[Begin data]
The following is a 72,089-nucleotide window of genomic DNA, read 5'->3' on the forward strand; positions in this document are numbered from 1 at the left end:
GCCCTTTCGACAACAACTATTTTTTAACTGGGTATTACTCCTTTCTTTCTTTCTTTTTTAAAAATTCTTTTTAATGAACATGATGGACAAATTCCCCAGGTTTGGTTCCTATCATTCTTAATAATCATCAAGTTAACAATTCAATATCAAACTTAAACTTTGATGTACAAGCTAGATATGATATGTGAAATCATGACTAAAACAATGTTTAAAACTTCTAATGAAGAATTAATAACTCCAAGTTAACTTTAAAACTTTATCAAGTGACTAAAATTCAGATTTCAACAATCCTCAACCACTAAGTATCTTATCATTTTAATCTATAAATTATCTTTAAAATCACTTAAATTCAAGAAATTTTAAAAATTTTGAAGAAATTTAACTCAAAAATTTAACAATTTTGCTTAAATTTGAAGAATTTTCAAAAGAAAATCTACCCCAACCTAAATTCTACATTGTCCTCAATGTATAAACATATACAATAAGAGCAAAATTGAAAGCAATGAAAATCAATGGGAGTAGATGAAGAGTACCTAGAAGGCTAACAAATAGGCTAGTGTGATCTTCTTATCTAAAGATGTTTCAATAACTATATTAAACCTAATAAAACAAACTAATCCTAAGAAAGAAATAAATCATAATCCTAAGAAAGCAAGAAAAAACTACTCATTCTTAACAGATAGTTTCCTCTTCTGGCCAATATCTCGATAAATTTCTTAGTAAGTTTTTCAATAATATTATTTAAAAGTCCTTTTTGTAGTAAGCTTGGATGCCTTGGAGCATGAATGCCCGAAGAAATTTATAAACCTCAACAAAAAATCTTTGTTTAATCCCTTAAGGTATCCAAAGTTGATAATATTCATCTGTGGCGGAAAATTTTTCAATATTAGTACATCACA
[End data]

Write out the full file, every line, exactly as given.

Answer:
The following is a 72,089-nucleotide window of genomic DNA, read 5'->3' on the forward strand; positions in this document are numbered from 1 at the left end:
GCCCTTTCGACAACAACTATTTTTTAACTGGGTATTACTCCTTTCTTTCTTTCTTTTTTAAAAATTCTTTTTAATGAACATGATGGACAAATTCCCCAGGTTTGGTTCCTATCATTCTTAATAATCATCAAGTTAACAATTCAATATCAAACTTAAACTTTGATGTACAAGCTAGATATGATATGTGAAATCATGACTAAAACAATGTTTAAAACTTCTAATGAAGAATTAATAACTCCAAGTTAACTTTAAAACTTTATCAAGTGACTAAAATTCAGATTTCAACAATCCTCAACCACTAAGTATCTTATCATTTTAATCTATAAATTATCTTTAAAATCACTTAAATTCAAGAAATTTTAAAAATTTTGAAGAAATTTAACTCAAAAATTTAACAATTTTGCTTAAATTTGAAGAATTTTCAAAAGAAAATCTACCCCAACCTAAATTCTACATTGTCCTCAATGTATAAACATATACAATAAGAGCAAAATTGAAAGCAATGAAAATCAATGGGAGTAGATGAAGAGTACCTAGAAGGCTAACAAATAGGCTAGTGTGATCTTCTTATCTAAAGATGTTTCAATAACTATATTAAACCTAATAAAACAAACTAATCCTAAGAAAGAAATAAATCATAATCCTAAGAAAGCAAGAAAAAACTACTCATTCTTAACAGATAGTTTCCTCTTCTGGCCAATATCTCGATAAATTTCTTAGTAAGTTTTTCAATAATATTATTTAAAAGTCCTTTTTGTAGTAAGCTTGGATGCCTTGGAGCATGAATGCCCGAAGAAATTTATAAACCTCAACAAAAAATCTTTGTTTAATCCCTTAAGGTATCCAAAGTTGATAATATTCATCTGTGGCGGAAAATTTTTCAATATTAGTACATCACA